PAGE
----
“Why We Are Not Human Beings” is Parfit’s response to animalism—the view put forward by Eric Olson and others that persons are identical to animals, or biological organisms. (In the animalist literature, “human being” is used as a synonym for “human animal.”) In this review of Parfit’s paper, I raise the following points:

  1. The arguments Parfit brings to bear against animalism rely on an intuition that has equal force against the paper’s conclusion that persons are their cerebrums.
  2. The claim that persons are their brains was strongly rejected in Reasons and Persons for reasons that supported a central argument of that book. If we were identical to our cerebrums, Parfit’s main argument against the Self-Interest Theory would be undercut in the same way that it would be if we were identical to our (whole) brains.
  3. The claim that we are our cerebrums weakens Parfit’s argument in Reasons and Persons that “ordinary survival is about as bad as being destroyed and having a Replica.” If I am my cerebrum, it is hard to believe that destruction of my cerebrum is not especially bad for me, even if a replica of my cerebrum is manufactured in its stead. (more…)

The Unity of Persons

Wednesday, March 7th, 2012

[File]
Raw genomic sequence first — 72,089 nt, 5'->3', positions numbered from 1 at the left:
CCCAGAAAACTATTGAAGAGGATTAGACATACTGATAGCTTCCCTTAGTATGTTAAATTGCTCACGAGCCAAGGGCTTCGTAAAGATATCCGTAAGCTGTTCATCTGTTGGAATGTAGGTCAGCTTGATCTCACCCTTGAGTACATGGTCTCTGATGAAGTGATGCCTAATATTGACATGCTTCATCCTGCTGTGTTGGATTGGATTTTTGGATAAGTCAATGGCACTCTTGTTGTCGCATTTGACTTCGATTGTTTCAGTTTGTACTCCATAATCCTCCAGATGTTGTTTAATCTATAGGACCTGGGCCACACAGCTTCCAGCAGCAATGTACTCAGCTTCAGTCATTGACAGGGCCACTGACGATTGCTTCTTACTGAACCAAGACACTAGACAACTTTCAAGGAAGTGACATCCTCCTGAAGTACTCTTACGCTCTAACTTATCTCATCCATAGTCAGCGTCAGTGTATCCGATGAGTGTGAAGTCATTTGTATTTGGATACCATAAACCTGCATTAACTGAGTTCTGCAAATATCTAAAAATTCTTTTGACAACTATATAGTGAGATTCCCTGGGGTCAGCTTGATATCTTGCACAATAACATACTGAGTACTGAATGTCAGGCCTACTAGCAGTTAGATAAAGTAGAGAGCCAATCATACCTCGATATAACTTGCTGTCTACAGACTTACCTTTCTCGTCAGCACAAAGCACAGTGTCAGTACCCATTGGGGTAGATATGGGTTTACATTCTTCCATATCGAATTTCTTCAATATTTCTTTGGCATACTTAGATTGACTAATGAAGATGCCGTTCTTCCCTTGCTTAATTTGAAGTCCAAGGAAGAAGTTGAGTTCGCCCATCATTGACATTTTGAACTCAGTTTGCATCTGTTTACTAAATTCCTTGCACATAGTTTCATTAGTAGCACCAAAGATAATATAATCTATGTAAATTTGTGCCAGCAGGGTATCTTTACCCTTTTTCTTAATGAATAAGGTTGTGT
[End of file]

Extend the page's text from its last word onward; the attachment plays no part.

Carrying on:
A joke that comes down to us from Epicharmas of Kos, a 5th century BC comic playwright, is made topical by Greece’s debt crisis:

Months after lending Yiannis five euros, Giorgos catches Yiannis’ sleeve in the agora and asks for his money back. “Ah,” says Yiannis, and stoops to gather a handful of pebbles. He arranges them in a pile. “See this pile of pebbles?” Giorgos nods. “If I add two more,” Yiannis continues, demonstrating this, “is it the same pile?”

“Of course not,” says Giorgos.

“And if I take a pebble away, is it the same pile, or different?”

“Different,” says Giorgos. “So what?”

“Ah. A man is made of small things, is he not?”

“Yes,” Giorgos agrees (being a thoroughgoing physicalist).

“Well, then!” says Yiannis with a Hellenic shrug. “Many days have passed, during which the man to whom you lent those five euros consumed many small things, and excreted others, and, therefore, no longer exists. I’m not responsible for his debts.”

“I get it,” says Giorgos, and punches Yiannis in the face.

Rubbing his bruised cheek, Yiannis complains,“Why did you do that?”

“Me?” says Giorgos. “That wasn’t me.”

The joke works because we know the criterion of personal identity to which both characters appeal is bogus. A person’s identity is not like that of a collection of pebbles. Being responsible for promises and past actions is part of being the same person over time, despite gains and losses of matter, and other changes. But if we, like Yiannis and Giorgos, deny that being the same person consists in the abiding presence of some sort of immaterial substance, it is incumbent on us to give some account of the sameness of persons over time. What is the unifying principle of personhood which makes it true that, for example, Barack Obama, the 44th President of the United States is the same person as the Barack Obama who was born at the Kapi’olani Maternity Hospital in Honolulu on Aug. 4th, 1961, and the Barack Obama who directed the Developing Communities Project in Chicago’s South Side in 1986—and different from everybody else? (more…)

What Does Matter